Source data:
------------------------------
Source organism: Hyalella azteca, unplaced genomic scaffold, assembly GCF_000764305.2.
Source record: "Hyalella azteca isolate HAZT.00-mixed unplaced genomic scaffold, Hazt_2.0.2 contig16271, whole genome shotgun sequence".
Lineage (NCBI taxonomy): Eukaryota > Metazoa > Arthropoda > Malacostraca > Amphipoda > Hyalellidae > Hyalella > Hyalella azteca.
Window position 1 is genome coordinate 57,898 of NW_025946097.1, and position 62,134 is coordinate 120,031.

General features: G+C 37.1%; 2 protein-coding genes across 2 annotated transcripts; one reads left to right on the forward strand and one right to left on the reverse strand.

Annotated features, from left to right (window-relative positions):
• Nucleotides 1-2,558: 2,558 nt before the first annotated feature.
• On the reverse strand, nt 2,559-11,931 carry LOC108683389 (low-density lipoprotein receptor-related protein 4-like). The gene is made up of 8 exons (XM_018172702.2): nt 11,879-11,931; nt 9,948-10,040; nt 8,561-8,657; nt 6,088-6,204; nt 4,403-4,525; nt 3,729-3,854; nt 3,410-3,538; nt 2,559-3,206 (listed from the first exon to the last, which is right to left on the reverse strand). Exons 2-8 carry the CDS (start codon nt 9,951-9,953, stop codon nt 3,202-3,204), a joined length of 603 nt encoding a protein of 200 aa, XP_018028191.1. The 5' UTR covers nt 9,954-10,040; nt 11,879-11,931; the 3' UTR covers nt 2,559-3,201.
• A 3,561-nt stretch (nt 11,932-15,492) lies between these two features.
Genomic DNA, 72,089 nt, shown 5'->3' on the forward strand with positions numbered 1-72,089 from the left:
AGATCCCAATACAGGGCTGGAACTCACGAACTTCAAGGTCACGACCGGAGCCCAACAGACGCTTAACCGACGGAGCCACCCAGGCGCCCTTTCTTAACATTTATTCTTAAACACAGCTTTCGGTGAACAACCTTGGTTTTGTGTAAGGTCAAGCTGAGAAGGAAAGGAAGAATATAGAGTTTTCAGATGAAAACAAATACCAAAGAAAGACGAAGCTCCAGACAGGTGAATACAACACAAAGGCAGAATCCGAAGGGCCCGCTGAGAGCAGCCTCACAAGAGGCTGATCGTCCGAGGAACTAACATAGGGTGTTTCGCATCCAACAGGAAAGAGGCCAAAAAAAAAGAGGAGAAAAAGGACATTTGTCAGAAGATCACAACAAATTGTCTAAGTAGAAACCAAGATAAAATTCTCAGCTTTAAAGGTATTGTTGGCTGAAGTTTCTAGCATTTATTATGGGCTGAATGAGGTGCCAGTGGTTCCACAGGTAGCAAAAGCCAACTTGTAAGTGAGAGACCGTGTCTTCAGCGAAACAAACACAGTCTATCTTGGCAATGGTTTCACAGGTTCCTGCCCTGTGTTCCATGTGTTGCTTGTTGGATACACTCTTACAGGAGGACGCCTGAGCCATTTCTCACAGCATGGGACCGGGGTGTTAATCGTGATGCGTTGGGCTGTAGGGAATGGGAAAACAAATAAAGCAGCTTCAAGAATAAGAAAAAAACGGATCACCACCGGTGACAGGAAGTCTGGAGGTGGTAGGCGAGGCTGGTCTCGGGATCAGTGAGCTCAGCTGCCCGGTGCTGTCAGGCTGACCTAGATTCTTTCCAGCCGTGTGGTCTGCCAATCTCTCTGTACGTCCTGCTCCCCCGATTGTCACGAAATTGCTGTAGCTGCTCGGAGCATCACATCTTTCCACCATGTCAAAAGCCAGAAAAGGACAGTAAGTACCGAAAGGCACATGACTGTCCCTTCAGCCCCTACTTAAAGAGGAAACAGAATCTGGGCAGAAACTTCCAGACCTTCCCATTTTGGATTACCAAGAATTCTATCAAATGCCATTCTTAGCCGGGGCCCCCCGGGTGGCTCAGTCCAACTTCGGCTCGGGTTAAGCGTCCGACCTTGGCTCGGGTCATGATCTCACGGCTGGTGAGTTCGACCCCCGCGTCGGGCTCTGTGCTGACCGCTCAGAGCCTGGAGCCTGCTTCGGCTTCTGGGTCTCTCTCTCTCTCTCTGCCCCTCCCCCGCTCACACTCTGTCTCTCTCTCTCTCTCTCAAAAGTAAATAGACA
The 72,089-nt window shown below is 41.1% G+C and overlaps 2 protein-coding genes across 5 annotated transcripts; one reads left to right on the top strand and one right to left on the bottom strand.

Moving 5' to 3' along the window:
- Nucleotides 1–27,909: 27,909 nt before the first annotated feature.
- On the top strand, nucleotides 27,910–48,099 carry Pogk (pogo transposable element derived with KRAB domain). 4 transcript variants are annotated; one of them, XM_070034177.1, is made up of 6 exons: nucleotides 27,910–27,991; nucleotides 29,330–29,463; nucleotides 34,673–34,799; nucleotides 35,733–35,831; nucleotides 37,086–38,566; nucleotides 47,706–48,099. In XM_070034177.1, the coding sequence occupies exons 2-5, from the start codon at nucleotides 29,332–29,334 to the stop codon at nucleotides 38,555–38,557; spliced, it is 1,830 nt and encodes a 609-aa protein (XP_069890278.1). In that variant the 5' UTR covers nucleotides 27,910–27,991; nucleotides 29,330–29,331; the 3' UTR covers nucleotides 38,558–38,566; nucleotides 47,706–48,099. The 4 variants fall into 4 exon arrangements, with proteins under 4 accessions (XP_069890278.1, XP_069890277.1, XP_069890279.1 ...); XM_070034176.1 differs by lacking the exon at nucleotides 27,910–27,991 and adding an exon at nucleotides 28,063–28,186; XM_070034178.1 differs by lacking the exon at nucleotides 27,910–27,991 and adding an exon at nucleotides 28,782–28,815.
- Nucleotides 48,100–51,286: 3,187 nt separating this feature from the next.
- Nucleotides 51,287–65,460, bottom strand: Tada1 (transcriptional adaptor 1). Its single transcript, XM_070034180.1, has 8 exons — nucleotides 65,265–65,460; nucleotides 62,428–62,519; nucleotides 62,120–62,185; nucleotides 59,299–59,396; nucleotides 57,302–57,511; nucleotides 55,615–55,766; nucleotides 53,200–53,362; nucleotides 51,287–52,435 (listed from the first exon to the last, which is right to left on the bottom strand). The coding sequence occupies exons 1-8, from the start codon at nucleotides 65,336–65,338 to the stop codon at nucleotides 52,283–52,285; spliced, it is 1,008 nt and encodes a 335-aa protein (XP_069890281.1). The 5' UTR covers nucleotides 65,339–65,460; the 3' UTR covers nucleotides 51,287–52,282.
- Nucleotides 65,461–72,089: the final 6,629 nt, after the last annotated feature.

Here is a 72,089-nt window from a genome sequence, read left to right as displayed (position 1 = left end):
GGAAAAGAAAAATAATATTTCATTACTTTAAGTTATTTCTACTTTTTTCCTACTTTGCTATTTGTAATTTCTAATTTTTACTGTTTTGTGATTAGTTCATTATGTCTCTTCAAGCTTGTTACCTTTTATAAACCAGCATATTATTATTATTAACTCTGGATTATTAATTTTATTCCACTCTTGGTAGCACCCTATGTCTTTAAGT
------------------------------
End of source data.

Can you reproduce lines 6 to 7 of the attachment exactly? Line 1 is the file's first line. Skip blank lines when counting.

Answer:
Annotated features, from left to right (window-relative positions):
• Nucleotides 1-2,558: 2,558 nt before the first annotated feature.